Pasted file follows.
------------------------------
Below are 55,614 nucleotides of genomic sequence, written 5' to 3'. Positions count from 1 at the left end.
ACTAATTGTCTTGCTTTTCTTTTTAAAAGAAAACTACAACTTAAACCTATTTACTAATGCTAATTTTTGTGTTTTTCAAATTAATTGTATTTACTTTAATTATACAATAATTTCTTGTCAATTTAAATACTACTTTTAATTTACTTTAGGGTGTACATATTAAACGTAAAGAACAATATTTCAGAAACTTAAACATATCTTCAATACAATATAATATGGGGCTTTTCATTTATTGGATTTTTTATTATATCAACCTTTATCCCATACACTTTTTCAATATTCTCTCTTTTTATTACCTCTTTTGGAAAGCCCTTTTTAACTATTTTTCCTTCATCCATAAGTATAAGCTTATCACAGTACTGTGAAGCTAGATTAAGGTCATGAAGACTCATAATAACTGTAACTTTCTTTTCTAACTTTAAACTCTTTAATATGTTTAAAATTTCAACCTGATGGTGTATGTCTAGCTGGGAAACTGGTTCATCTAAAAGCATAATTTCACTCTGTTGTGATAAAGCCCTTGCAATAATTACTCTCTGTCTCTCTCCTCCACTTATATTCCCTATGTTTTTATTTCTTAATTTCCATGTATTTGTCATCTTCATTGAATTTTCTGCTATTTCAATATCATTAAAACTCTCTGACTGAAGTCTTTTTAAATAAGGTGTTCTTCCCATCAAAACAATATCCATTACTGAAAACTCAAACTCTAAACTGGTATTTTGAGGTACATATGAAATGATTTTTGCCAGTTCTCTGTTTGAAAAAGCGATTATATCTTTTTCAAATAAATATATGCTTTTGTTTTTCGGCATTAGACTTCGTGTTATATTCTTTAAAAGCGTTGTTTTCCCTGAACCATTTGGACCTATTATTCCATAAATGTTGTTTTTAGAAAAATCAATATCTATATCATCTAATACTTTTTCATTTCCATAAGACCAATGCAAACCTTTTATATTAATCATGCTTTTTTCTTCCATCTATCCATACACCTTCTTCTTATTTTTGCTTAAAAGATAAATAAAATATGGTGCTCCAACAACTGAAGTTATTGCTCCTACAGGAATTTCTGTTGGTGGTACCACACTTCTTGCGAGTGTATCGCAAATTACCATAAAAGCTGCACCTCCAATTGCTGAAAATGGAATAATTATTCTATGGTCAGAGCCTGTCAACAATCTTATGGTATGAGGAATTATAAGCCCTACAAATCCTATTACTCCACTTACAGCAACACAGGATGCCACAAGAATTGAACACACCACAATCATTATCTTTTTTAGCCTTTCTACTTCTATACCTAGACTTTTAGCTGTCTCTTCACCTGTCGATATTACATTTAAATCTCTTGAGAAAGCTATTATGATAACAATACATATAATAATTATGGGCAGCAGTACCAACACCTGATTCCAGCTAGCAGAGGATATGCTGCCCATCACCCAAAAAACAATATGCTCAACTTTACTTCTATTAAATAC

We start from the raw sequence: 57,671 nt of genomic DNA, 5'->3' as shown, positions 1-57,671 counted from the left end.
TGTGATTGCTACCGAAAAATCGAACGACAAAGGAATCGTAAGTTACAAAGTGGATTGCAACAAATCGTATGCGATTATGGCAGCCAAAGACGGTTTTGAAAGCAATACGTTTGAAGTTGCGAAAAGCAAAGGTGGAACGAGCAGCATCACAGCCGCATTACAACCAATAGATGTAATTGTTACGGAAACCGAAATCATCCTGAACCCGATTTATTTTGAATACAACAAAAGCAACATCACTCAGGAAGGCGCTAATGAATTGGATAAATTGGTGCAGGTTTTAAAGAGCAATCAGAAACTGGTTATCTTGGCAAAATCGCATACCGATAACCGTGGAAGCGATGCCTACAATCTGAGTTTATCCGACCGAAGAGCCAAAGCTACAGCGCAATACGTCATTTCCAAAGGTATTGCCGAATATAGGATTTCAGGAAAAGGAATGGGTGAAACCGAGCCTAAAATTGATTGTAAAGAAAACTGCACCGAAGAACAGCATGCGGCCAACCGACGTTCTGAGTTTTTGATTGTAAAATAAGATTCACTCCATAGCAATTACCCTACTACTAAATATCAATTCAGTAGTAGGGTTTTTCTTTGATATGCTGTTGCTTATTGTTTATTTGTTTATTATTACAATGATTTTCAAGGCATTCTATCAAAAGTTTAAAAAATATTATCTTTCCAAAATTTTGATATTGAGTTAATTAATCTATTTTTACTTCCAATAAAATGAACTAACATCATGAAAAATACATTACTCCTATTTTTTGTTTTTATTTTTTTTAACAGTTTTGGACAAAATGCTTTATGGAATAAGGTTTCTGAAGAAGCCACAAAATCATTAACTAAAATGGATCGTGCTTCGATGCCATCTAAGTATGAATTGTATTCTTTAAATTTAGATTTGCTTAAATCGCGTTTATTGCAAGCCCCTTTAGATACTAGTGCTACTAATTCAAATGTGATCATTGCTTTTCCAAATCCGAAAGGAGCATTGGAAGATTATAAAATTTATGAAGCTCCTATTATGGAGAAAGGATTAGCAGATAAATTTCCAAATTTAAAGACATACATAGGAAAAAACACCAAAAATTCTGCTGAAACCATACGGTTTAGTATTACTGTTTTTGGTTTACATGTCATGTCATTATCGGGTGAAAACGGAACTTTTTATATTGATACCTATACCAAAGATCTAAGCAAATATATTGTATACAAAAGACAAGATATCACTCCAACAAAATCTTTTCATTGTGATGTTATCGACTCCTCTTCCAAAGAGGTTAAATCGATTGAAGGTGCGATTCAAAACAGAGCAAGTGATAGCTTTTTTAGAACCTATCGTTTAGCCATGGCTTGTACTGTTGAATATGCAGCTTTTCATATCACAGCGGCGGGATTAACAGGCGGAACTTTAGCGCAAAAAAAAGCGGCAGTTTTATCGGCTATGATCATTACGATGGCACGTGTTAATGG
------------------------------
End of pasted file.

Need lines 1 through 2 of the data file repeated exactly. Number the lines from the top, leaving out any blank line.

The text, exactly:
Below are 55,614 nucleotides of genomic sequence, written 5' to 3'. Positions count from 1 at the left end.
ACTAATTGTCTTGCTTTTCTTTTTAAAAGAAAACTACAACTTAAACCTATTTACTAATGCTAATTTTTGTGTTTTTCAAATTAATTGTATTTACTTTAATTATACAATAATTTCTTGTCAATTTAAATACTACTTTTAATTTACTTTAGGGTGTACATATTAAACGTAAAGAACAATATTTCAGAAACTTAAACATATCTTCAATACAATATAATATGGGGCTTTTCATTTATTGGATTTTTTATTATATCAACCTTTATCCCATACACTTTTTCAATATTCTCTCTTTTTATTACCTCTTTTGGAAAGCCCTTTTTAACTATTTTTCCTTCATCCATAAGTATAAGCTTATCACAGTACTGTGAAGCTAGATTAAGGTCATGAAGACTCATAATAACTGTAACTTTCTTTTCTAACTTTAAACTCTTTAATATGTTTAAAATTTCAACCTGATGGTGTATGTCTAGCTGGGAAACTGGTTCATCTAAAAGCATAATTTCACTCTGTTGTGATAAAGCCCTTGCAATAATTACTCTCTGTCTCTCTCCTCCACTTATATTCCCTATGTTTTTATTTCTTAATTTCCATGTATTTGTCATCTTCATTGAATTTTCTGCTATTTCAATATCATTAAAACTCTCTGACTGAAGTCTTTTTAAATAAGGTGTTCTTCCCATCAAAACAATATCCATTACTGAAAACTCAAACTCTAAACTGGTATTTTGAGGTACATATGAAATGATTTTTGCCAGTTCTCTGTTTGAAAAAGCGATTATATCTTTTTCAAATAAATATATGCTTTTGTTTTTCGGCATTAGACTTCGTGTTATATTCTTTAAAAGCGTTGTTTTCCCTGAACCATTTGGACCTATTATTCCATAAATGTTGTTTTTAGAAAAATCAATATCTATATCATCTAATACTTTTTCATTTCCATAAGACCAATGCAAACCTTTTATATTAATCATGCTTTTTTCTTCCATCTATCCATACACCTTCTTCTTATTTTTGCTTAAAAGATAAATAAAATATGGTGCTCCAACAACTGAAGTTATTGCTCCTACAGGAATTTCTGTTGGTGGTACCACACTTCTTGCGAGTGTATCGCAAATTACCATAAAAGCTGCACCTCCAATTGCTGAAAATGGAATAATTATTCTATGGTCAGAGCCTGTCAACAATCTTATGGTATGAGGAATTATAAGCCCTACAAATCCTATTACTCCACTTACAGCAACACAGGATGCCACAAGAATTGAACACACCACAATCATTATCTTTTTTAGCCTTTCTACTTCTATACCTAGACTTTTAGCTGTCTCTTCACCTGTCGATATTACATTTAAATCTCTTGAGAAAGCTATTATGATAACAATACATATAATAATTATGGGCAGCAGTACCAACACCTGATTCCAGCTAGCAGAGGATATGCTGCCCATCACCCAAAAAACAATATGCTCAACTTTACTTCTATTAAATAC